Samsung replaces Huawei in European 5G plans

The industry expects $1,14 trillion to be invested globally over five years

Photo: Telefonica Enrique Blanco

European mobile operators are set to mull expected swap of China’s Huawei as key supplier of their emerging 5G systems with Samsung Electronics. Still the process is in early stage but its forecast to be a very difficult battle, Reuters reported.

Those rumors were fueled by the surprise $6 billion which involved Samsung and US giant Verizon in September. Spain’s Telefonica and France’s Orange have been both involved in talks with the South Korean firm, company executives confirmed. Huawei’s hardware accounts for nearly half of the European 4G network that will form the foundation for super-fast 5G, alongside that of Nokia and Ericsson.

European operators are under pressure from the US to block the Chinese company for 5G systems that could in future be supporting services ranging from telemedicine to factory automation. Washington says there is a risk Huawei could spy for Beijing, though the firm has repeatedly denied this.

One problem for Samsung is that operators worry that its products will not be compatible with the existing 4G networks built by Huawei, and that it will cost hundreds of millions to rip these out and replace them rather than simply upgrade them. “They need to be extremely competitive,” said Telefonica Chief Technology Officer Enrique Blanco. “The cost of swapping the 4G is an extra cost for Samsung so, even if you are inviting them, it is difficult for them to be competitive.”

A Samsung spokesman said the idea that its equipment was not compatible with existing infrastructure was a misconception, but did not provide technical details. He declined to specify which European markets it was trying to enter, but said it hoped to replicate inroads it had made in Asia and the Americas. Verizon is using Samsung for various parts of its vast US network. “We had done some trials with them and given them a few markets to see how they would work and, and then it worked well,” Verizon’s Chief Product Development Officer Nicola Palmer told Reuters.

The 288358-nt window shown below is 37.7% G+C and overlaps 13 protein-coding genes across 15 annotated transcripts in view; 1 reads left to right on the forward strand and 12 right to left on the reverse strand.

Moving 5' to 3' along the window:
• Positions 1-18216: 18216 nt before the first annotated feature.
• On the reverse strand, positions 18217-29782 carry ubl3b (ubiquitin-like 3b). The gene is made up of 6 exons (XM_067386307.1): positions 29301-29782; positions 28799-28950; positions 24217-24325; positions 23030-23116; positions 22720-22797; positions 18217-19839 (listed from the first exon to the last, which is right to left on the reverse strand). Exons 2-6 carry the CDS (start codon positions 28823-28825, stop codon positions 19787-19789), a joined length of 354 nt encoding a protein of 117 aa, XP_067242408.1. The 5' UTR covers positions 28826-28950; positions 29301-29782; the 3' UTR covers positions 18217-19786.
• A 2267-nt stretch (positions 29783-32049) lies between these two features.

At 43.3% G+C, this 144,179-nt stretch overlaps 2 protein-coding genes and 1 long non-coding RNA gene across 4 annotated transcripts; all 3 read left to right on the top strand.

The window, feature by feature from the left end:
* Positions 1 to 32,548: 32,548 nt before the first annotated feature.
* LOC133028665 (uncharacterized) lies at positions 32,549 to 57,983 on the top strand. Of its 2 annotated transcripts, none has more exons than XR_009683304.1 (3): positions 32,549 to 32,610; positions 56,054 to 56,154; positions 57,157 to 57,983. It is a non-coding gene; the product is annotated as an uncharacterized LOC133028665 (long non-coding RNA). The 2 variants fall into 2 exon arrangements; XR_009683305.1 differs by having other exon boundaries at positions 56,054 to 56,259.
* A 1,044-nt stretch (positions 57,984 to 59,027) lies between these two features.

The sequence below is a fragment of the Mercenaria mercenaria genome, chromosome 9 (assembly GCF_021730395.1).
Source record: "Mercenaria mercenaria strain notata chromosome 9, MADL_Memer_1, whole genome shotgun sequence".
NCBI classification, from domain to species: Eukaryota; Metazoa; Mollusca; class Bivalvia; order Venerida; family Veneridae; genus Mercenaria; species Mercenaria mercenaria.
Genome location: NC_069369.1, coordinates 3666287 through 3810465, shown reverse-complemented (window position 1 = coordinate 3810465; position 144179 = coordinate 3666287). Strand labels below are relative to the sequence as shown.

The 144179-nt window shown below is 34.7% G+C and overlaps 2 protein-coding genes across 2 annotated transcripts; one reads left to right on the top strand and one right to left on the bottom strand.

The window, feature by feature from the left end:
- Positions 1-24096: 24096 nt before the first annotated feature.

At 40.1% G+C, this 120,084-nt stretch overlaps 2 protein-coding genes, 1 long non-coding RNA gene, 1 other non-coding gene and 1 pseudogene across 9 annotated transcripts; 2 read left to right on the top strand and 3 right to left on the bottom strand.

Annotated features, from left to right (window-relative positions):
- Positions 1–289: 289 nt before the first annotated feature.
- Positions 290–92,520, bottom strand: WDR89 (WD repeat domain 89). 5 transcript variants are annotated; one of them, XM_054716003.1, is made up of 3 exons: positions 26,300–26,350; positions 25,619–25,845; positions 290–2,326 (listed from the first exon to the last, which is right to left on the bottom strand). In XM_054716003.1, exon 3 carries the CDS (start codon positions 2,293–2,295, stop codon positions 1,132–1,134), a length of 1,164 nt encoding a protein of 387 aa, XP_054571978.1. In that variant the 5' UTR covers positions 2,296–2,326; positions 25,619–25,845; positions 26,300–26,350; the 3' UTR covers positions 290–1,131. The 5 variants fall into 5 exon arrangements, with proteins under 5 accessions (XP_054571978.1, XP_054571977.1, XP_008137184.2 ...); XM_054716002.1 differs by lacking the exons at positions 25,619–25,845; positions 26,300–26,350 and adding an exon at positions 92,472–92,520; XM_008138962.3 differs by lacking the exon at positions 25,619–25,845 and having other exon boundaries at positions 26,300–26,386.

Orange Chief Technology and Innovation Officer Michael Trabbia said he, too, was considering Samsung in Europe. The two European countries where Orange has not yet chosen an equipment maker are Poland and Romania. “We can see that Samsung is becoming more and more credible on 4G and 5G,” Trabbia said. But he said Orange had tested both Samsung and Huawei equipment before opting for Nokia and Ericsson for its 5G systems in France. European operators have already spent billions of euro to roll out fibre optic networks in Europe, and 5G will empty  their pockets even more. The industry body GSMA expects $1,14 trillion to be invested globally over five years, 78% of it on 5G.

Europe’s biggest mobile operator, Deutsche Telekom, remains sceptical whether Samsung can be competitive in the short term, according to company sources and internal briefing documents. Analysts too say it will need to do more to compete with Nokia and Ericsson on their home turf.

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